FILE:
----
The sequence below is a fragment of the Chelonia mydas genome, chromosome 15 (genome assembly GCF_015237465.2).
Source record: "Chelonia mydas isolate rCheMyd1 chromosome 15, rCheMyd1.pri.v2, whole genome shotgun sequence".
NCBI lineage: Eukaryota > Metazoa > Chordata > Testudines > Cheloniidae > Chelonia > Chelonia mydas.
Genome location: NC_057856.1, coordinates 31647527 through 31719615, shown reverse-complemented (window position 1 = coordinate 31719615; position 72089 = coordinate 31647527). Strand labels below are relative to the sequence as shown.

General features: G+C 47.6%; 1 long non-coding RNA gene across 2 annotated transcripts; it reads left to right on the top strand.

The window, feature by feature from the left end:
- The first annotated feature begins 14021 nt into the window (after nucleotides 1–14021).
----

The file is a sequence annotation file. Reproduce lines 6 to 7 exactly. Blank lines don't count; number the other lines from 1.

The window, feature by feature from the left end:
- The first annotated feature begins 14021 nt into the window (after nucleotides 1–14021).